In a way, this focus is a great message: "you can attain Liberation in this very life." This is important! But maybe it partly misses some enthusiasm vis-à-vis the possibility to continue the work, after arahantship or simply after this life (should parinibbāna not be reached), just like it partly misses some enthusiasm found in lay practice.
A focus on 'this' life is very much 'conventional', because the notion of "one life" itself is quite arbitrary when looked at in terms of ultimate dhammas (and even more so when the emptiness of these conditioned dhammas is explicitly considered).
The bodhisattva approach (with numberless beings to help and infinite dharma gates to enter…) supports a commitment less conventionally limited.
For example, the śrāvaka vows might be seen as supportive of mindfulness (having rules about virtually everything is one way to pay attention to each action…), but the Mahāyāna would strongly refrain from seeing these as absolutes. Officially, the Theravādins themselves see these rules as 'restraints', not 'absolutes', but (black&white) exclusion from the monastic orders is still at stake!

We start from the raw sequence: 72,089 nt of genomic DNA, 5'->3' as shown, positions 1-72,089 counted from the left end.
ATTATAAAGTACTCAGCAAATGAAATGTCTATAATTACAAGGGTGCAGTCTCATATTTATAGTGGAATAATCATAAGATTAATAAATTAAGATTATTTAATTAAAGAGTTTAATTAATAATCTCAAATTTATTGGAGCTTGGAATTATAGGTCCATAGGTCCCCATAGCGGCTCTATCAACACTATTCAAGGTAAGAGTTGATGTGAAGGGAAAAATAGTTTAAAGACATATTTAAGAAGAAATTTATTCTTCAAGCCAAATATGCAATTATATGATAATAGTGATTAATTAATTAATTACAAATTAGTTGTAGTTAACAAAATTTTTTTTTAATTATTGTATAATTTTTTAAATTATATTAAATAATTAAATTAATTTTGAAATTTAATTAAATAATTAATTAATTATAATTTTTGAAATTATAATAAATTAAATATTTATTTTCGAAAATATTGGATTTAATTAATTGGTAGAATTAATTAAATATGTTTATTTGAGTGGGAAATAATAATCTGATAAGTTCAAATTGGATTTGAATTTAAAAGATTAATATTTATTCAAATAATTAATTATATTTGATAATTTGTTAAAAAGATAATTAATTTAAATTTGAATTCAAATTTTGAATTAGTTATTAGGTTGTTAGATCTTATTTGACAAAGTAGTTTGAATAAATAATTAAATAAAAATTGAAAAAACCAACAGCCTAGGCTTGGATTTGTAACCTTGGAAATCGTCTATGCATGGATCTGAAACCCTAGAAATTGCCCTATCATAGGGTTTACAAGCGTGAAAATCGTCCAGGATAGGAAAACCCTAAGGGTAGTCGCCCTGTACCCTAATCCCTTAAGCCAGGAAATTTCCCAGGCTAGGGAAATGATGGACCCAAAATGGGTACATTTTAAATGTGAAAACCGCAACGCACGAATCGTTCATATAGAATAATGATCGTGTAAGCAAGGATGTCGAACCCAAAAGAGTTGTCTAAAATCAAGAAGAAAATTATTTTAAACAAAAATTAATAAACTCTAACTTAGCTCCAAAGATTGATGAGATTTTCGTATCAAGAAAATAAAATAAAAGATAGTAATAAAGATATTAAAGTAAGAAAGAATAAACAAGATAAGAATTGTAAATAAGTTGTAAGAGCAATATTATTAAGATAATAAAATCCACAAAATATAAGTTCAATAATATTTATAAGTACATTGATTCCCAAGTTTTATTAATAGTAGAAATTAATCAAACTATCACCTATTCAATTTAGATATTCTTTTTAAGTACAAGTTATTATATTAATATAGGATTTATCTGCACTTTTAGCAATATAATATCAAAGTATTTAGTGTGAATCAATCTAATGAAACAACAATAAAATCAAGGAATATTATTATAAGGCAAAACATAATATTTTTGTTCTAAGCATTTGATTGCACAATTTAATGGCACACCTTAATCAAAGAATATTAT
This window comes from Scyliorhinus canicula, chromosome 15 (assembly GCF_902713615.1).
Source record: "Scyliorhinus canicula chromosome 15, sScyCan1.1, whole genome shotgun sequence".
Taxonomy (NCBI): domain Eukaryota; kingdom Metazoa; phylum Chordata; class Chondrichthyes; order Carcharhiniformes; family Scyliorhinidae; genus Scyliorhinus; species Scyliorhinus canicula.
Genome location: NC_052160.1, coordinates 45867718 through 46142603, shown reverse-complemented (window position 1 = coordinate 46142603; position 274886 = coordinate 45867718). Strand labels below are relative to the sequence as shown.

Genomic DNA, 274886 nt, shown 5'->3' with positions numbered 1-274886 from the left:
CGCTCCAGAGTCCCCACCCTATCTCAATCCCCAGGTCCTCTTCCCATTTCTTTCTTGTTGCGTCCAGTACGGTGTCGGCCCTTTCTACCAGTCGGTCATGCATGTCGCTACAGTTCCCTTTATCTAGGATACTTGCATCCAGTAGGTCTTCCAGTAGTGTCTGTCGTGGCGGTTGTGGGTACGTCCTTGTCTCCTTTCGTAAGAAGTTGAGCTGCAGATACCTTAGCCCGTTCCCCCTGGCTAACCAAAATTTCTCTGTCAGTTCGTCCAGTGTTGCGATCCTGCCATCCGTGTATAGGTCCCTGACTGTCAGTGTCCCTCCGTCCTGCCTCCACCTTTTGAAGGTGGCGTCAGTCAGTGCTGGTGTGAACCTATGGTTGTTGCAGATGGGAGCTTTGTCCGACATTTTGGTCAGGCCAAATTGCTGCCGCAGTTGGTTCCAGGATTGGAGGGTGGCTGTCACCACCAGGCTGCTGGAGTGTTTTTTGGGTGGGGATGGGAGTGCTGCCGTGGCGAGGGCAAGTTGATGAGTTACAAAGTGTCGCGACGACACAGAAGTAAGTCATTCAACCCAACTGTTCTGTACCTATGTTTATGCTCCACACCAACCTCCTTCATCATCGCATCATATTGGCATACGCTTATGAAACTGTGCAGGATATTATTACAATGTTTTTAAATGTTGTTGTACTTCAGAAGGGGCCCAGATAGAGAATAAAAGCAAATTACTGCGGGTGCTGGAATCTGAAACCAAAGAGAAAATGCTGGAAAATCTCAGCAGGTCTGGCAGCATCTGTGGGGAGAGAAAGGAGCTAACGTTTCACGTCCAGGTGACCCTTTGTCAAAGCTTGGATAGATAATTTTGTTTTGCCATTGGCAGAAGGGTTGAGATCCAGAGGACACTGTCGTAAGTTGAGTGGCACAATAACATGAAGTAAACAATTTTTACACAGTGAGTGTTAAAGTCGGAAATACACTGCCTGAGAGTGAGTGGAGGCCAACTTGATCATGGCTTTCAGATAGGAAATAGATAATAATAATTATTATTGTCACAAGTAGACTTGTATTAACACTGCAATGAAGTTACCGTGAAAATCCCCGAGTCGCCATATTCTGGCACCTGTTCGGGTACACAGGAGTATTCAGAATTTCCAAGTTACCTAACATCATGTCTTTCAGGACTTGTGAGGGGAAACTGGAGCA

The Mahāyāna approach would consider that the context still plays a role, and that we're not cultivating mindfulness "for the sake of mindfulness", not even in relation to the reputation of the order, but in relation to an intention and inspiration: bodhicitta
This has a rather profound impact on the understanding of ethics, because a breach of precepts in early Buddhist schools might have led to e.g. exclusion from the monastic community.
The Mahāyāna approach insists that the intention behind the breach is more important than the conventional rules themselves (no matter who proposed them). This is consistent with the "perfection of morality" (which can only be a 'perfection' when associated with Wisdom): rules are empty of essence, i.e. they're context-dependent!